Re: [GnomeMeeting-devel-list] Re: Sound events and GnomeMeeting

On Die , 2003-11-16 at 22:19, Jeff Waugh wrote:
> <quote who="Rodney Dawes">
> > An initial draft if you will. I will rethink parts of it and make a better
> > mockup soon, but it seems like something we definately need. Maybe it
> > would be a good idea to put up more screen shots of what other desktops
> > like KDE, BeOS, QNX, and XFCE do.
> Better to figure out what users need first.

Needs and wants are very different.

>  I would strongly suggest that
> users want "ding" when an application requires their attention, and that the
> circumstances in which an application should demand that attention are so
> few and far between (cf. dialogues), that a single, identifiable "ding"
> sound will easily satisfy the aural notification requirement.

No. A simple "ding" to signify a dialog popping up, or that self
destruct has been initiated is not going to do it. Having the user go
through all the applications they have open to see what made the "ding"
is broken. It makes for more problematic user interfaces than what we
have already.

>  We should not
> be dinging for fun. We should not be dinging on the off chance that a user
> is interested in some descriptive randomosity Random J. Developer thought
> was important... and we don't need a jungle of sounds to interrupt our users
> with. Those are MHOs with regards to user requirements, anyway. :-)

We don't ding for fun. Generally, when I get new mail, I don't think
"fun". We would not be dinging on the off chance that there is some
descriptive randomness that a developer thought was important. And, no
there would be no "jungle" of sounds to interrupt users with. If a user
wants to hear the sounds of an African rain forest when something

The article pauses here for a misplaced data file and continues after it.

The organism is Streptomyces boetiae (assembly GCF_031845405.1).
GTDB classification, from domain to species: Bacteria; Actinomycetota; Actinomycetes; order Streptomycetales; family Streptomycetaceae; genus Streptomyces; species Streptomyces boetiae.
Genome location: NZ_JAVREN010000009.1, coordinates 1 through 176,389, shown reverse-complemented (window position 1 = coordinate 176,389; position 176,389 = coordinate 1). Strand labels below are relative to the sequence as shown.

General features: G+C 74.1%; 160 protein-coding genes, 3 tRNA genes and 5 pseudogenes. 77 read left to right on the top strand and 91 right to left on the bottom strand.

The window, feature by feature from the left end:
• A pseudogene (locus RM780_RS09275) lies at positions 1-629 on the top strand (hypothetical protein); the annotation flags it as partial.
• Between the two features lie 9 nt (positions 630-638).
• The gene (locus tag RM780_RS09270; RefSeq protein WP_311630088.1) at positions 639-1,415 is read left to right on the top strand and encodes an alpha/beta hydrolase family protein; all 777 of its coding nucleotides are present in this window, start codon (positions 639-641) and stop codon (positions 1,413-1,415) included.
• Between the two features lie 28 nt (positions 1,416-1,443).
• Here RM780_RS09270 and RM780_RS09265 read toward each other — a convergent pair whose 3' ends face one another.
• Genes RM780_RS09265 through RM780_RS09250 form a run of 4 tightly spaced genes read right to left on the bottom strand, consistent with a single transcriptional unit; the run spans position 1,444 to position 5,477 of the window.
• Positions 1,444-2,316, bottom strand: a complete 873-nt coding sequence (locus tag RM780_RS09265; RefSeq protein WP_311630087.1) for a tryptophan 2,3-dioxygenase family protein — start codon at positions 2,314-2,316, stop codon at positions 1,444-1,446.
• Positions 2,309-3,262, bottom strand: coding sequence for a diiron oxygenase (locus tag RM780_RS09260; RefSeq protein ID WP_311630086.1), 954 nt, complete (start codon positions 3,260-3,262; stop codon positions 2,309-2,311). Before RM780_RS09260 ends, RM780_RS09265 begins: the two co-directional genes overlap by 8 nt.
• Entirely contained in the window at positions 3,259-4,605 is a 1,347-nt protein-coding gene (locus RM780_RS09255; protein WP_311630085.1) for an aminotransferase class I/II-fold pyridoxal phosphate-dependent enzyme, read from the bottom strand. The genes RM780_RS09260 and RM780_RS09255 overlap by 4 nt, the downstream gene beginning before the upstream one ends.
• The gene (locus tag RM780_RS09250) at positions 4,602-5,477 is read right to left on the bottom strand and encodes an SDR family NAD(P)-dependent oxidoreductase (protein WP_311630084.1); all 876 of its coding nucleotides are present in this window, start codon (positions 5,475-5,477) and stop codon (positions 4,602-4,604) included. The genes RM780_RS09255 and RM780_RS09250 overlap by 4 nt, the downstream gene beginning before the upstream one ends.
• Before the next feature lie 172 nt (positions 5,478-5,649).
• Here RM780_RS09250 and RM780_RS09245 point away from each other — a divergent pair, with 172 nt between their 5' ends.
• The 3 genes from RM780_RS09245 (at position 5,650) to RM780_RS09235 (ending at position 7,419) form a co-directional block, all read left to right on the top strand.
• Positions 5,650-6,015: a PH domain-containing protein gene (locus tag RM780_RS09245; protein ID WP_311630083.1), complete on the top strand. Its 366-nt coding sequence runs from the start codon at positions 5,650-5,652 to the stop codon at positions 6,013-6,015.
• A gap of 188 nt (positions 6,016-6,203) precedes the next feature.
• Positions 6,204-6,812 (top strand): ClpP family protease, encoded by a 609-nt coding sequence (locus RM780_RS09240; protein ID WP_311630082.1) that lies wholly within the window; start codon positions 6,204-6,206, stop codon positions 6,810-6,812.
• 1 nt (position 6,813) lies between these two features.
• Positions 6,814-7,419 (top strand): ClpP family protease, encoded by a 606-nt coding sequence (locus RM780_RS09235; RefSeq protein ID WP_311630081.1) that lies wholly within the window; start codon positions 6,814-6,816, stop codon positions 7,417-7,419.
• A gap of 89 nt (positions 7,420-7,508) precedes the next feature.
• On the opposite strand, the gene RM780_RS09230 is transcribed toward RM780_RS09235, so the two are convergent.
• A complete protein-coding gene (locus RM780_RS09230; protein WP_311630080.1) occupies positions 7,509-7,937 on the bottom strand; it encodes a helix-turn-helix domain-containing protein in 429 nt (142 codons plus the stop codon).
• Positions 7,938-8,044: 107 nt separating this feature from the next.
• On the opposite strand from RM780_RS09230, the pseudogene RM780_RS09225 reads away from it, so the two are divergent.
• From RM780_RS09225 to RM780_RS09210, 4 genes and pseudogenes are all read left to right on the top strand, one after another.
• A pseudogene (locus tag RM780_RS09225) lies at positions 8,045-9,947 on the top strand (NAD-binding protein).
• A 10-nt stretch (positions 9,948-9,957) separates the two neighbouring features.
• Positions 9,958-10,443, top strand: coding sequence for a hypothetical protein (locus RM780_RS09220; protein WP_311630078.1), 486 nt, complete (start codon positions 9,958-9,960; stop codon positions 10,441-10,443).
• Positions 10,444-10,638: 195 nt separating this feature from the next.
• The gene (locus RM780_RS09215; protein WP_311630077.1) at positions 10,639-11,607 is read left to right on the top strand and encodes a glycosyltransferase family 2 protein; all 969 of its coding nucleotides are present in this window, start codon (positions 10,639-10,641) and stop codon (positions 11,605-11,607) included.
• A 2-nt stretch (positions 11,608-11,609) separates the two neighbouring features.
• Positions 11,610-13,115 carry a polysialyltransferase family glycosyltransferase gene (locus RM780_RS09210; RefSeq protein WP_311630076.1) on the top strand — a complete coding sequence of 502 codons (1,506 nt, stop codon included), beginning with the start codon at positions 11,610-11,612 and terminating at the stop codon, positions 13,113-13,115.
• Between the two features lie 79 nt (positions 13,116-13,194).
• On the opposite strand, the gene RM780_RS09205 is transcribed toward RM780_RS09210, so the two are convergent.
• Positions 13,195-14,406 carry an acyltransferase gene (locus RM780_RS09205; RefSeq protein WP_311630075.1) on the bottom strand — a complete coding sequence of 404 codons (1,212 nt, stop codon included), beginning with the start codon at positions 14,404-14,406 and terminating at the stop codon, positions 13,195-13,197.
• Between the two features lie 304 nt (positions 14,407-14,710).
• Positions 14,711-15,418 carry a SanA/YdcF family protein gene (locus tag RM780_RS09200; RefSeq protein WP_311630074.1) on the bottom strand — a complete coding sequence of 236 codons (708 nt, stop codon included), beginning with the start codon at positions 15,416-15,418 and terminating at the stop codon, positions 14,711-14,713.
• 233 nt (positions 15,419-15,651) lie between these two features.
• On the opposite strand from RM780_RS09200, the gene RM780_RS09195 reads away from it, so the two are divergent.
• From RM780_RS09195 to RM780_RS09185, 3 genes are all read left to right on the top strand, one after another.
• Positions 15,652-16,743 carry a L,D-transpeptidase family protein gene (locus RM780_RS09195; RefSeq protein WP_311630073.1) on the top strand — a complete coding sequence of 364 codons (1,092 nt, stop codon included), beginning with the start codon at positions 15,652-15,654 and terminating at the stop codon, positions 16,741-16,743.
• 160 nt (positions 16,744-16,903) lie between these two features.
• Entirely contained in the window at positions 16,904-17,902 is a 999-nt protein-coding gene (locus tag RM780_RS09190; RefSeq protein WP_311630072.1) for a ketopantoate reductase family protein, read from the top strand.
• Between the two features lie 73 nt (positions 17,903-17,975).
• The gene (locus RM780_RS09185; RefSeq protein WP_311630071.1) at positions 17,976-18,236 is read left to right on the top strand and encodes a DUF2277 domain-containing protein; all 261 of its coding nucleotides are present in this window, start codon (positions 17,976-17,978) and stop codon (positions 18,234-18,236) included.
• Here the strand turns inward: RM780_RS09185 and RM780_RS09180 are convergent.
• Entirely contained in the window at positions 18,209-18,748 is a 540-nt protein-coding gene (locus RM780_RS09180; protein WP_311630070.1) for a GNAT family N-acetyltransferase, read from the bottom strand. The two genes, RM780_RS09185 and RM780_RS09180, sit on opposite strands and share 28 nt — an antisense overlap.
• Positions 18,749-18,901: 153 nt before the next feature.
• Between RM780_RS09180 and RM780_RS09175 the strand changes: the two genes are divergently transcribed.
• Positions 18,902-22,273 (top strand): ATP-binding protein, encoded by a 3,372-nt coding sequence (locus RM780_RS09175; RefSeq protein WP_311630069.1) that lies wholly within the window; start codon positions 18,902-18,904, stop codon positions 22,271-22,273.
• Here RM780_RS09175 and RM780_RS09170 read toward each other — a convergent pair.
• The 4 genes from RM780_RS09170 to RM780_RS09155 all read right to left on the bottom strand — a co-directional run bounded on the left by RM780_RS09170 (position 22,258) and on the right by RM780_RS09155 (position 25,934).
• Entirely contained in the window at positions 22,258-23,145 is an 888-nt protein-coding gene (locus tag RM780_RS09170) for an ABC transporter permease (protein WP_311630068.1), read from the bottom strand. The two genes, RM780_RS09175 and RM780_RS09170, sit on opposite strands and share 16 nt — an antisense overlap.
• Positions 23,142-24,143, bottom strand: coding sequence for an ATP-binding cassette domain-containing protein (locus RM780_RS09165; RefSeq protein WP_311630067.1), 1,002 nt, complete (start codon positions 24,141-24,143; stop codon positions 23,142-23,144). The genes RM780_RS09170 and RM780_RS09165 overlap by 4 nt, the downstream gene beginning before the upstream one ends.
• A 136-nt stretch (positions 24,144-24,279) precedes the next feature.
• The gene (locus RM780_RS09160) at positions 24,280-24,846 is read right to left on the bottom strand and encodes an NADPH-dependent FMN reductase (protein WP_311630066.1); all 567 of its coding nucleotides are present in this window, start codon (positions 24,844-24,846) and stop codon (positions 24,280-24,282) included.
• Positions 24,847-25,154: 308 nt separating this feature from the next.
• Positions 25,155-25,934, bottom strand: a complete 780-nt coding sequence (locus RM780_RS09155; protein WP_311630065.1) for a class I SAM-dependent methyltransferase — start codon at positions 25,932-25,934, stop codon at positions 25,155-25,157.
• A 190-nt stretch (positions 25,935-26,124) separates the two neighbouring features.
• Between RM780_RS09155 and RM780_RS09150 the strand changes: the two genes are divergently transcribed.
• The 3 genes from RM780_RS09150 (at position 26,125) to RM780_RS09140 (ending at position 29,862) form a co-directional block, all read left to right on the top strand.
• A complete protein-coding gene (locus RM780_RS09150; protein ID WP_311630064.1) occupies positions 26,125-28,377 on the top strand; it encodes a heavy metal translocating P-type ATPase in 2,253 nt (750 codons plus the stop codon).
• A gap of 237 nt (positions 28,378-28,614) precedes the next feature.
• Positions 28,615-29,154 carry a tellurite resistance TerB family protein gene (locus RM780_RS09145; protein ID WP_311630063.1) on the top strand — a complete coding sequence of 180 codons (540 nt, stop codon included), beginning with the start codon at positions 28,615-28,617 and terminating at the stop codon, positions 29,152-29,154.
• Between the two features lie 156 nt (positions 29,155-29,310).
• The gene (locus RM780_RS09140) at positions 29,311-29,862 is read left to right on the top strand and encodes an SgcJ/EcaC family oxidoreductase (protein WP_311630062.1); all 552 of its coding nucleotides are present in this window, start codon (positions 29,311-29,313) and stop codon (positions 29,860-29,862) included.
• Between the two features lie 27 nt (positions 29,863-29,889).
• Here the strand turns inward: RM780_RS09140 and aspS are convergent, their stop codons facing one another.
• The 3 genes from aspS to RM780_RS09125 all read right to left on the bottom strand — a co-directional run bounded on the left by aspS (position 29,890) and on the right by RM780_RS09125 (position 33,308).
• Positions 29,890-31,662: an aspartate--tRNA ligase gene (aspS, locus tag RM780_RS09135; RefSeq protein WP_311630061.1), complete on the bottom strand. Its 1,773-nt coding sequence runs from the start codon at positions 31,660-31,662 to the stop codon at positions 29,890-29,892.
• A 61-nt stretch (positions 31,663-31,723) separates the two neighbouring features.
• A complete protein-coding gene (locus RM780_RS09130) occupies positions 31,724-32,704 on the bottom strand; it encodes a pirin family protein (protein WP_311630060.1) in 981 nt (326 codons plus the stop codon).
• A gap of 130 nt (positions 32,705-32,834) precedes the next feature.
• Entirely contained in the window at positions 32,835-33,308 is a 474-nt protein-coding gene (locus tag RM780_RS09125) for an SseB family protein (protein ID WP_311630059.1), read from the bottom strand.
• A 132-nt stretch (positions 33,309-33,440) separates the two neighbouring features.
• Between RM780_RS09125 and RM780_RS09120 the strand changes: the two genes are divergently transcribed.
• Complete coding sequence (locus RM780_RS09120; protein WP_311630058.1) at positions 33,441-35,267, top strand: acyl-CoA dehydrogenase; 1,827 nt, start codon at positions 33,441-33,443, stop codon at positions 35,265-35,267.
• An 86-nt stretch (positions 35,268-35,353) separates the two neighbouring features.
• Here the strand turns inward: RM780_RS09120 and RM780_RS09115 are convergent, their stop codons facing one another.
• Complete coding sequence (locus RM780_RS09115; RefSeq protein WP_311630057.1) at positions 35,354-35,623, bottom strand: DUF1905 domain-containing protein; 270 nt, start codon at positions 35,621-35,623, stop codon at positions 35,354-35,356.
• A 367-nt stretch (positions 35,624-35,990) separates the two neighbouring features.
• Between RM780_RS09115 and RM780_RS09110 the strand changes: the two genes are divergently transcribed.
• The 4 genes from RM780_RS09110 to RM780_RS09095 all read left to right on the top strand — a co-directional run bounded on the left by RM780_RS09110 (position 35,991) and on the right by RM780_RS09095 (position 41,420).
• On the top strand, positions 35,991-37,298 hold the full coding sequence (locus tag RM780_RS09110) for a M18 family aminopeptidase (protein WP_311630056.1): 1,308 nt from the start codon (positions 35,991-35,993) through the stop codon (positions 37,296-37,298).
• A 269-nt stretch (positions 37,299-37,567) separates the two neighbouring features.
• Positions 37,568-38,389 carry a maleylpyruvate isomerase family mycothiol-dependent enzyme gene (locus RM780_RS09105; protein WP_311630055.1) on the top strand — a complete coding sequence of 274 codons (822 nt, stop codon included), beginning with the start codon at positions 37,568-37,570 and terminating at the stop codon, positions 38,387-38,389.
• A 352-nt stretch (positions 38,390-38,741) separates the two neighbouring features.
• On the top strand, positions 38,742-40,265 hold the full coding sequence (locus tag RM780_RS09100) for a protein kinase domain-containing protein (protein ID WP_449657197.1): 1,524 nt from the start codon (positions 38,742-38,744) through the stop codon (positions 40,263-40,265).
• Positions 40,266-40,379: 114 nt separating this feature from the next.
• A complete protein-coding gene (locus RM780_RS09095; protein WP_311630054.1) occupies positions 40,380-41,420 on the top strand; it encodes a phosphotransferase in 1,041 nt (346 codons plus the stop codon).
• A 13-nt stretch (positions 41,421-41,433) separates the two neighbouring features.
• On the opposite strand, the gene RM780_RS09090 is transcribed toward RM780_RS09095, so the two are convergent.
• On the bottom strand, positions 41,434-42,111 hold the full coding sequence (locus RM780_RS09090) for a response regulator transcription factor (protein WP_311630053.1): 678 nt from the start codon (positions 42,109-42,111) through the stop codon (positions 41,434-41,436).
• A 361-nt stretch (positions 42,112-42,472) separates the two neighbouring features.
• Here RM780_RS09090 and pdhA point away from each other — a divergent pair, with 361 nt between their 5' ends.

important on their computer happens though, they should damn well be
able to do so. As stated before, when and how to emit sound events is
something that needs to be taken care of by the Human Interface
Guidelines, as well as what type of sounds to use.

> Again, specific applications with more detailed requirements are free to
> handle them all on their own.

We aren't a specific application with more detailed requirements. We are
a desktop environment trying to provide a solution for users to have a
desktop based on freedom and we are here to have the necessary
libraries, standards, and tools to allow developers to write those
specific applications and integrate them with the rest of the desktop.
Sound is a very large part of look and feel, especially with the
desktops of today. Why should I use a desktop where the sounds I hear
coming from it don't match how it looks, or feels, or how *I* feel?
This is what users want. Personalization. Identity. It's all about
being me.

Managed deployments are less so, but to an extent they still are.
Then again, the goal there is neutrality.

-- Rodney

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